A Deeper Virtue

This weekend, our passage from the Gospel of Matthew challenges us to a deeper virtue. Our call to be followers of Christ cannot be satisfied by doing only what the law asks of us. There are things that we are obligated to do – or to avoid – in order to observe the law. But it is not enough not to break the law; we should go beyond that: we should understand God’s intention in giving the law. The law is the beginning of the spiritual life, but not its fulfillment.  Jesus came to complete Jewish law, endowing it with a spiritual meaning as well. For example, the precept of the law, “you shall not kill,” implies that one should not be angry with a brother (or a sister); you shall not call him or her a fool or a renegade. Jesus calls us not only to avoid evil, but to do good as well.

When we avoid breaking the commandments, we an assume that we are “not bad,” but the Lord’s call to us is not simply to be “not bad,” but in fact to be great.  We can achieve this greatness only by means of virtues. This reality is reflected also in our understanding of the Sacrament of Reconciliation. Sometimes we do not go to confession because we do not think that we have committed any wrong, and maybe we are correct in that belief. But what about the things we should change and we do not, or the things we are supposed to work on, or the virtues we wish to develop?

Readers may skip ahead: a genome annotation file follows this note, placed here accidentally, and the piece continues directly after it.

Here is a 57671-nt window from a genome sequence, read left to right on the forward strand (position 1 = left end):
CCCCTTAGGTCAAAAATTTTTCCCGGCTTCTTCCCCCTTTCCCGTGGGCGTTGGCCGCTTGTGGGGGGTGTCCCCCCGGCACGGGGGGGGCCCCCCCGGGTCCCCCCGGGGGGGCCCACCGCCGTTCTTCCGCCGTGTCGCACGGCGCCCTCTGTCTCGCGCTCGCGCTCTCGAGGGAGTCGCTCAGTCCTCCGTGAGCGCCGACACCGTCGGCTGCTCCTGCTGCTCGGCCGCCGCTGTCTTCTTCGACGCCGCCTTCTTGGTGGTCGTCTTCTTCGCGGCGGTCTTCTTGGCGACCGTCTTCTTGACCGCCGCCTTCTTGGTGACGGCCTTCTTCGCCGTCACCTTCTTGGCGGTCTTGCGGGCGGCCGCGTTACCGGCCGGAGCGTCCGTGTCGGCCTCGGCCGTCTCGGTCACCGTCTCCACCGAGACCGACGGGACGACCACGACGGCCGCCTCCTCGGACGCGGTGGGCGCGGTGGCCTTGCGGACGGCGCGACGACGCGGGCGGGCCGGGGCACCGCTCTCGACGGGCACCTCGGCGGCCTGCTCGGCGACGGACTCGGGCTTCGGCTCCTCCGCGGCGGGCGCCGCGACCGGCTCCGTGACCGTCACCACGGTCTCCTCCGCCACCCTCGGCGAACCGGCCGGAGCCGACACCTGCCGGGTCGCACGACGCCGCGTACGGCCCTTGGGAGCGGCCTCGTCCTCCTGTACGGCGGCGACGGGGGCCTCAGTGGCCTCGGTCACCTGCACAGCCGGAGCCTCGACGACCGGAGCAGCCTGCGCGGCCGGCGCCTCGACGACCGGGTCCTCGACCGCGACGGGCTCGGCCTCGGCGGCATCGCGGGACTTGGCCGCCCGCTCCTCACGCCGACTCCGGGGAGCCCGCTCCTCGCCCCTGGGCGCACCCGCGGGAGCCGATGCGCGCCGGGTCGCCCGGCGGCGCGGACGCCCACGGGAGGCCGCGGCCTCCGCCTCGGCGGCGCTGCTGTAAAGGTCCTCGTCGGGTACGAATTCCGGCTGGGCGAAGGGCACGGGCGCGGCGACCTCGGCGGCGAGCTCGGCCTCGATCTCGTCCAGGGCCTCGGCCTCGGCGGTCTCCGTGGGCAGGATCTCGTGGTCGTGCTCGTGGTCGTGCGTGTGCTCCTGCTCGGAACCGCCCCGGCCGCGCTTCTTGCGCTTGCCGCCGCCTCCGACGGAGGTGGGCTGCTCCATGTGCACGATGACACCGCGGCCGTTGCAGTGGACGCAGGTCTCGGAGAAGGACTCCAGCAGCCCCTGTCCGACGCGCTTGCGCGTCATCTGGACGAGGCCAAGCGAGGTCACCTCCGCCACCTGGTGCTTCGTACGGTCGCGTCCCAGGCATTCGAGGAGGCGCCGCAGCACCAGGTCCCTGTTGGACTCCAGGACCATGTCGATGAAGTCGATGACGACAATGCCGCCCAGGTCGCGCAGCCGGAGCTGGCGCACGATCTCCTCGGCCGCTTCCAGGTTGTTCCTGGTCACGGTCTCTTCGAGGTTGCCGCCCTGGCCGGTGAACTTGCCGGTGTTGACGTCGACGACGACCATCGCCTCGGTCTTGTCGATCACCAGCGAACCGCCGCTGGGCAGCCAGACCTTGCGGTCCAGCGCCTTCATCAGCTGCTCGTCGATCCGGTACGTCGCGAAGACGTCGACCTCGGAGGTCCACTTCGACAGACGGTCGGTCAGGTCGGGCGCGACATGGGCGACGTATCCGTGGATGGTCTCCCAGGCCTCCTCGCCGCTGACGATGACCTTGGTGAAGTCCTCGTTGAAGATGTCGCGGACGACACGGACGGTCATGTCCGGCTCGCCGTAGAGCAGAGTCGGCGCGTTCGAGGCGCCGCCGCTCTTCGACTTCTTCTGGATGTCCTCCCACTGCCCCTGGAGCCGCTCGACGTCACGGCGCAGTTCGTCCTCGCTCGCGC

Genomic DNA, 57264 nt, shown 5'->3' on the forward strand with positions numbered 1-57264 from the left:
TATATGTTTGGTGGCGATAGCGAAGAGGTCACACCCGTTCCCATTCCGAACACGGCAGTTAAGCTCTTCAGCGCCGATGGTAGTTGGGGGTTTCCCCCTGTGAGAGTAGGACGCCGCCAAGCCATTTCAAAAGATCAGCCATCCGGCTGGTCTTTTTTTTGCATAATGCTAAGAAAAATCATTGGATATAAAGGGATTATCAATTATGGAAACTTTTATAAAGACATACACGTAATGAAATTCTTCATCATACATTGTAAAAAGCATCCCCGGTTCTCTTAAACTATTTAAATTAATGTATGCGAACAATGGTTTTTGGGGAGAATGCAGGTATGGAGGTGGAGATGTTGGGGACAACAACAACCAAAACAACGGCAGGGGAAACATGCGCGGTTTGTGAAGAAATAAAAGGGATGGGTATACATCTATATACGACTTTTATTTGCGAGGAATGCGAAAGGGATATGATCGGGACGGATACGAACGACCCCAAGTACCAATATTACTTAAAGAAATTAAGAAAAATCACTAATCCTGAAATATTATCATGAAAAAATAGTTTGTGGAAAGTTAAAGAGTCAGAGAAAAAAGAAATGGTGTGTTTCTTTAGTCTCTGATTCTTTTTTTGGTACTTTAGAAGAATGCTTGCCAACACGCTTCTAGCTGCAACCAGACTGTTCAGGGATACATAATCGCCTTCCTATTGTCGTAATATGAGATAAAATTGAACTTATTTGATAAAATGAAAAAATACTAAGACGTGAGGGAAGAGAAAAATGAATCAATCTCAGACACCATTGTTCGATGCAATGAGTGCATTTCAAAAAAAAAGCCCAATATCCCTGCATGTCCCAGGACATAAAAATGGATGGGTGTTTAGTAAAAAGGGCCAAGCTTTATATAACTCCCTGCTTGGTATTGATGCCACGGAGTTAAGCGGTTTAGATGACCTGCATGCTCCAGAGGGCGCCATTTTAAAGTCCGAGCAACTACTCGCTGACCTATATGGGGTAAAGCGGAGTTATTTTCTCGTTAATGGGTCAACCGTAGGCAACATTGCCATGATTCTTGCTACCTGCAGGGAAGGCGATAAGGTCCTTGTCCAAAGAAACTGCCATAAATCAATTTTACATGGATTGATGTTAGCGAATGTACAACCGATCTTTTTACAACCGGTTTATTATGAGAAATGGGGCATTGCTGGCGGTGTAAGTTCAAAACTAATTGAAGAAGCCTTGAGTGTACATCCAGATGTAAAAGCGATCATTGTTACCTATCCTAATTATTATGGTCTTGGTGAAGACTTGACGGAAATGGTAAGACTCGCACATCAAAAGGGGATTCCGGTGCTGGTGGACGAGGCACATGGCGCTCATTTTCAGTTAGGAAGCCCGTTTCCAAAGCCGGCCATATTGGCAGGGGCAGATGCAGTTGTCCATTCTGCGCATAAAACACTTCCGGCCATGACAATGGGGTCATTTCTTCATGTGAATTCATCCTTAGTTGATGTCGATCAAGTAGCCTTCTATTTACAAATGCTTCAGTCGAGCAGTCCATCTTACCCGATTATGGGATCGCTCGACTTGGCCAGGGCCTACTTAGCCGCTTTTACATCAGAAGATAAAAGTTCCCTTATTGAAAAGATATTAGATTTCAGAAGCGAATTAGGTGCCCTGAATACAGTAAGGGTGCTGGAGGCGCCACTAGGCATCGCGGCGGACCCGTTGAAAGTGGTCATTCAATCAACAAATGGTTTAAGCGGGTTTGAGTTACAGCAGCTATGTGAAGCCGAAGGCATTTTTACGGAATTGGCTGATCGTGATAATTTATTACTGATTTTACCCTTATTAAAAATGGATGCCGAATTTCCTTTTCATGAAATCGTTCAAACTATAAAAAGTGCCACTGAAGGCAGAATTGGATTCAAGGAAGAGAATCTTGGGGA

We cannot only live a life of “getting by.”  We need to excel in what we do, not only in a professional or educational way, but especially in a spiritual way, and we achieve that as we work on our virtues. God invites us not merely to survive, but to thrive.

We need to understand that doing some good thing once or twice or controlling our temper a few times is not a “Virtue.” Virtue can only be achieved over a period of time.

A virtue is an habitual and firm disposition to do the good. It allows the person not only to perform good acts, but to give the best of himself. The virtuous person tends toward the good with all his sensory and spiritual powers; he pursues the good and chooses it in concrete actions. (CCC # 1803)

Yes, this is the intention of all of the guidance that God gives us. Working patiently to develop in virtue, we will grow into our very best selves.

Take a moment to reflect on your virtues, to identify them, and to work on them. That is your witness of your dedication to yourself and to God.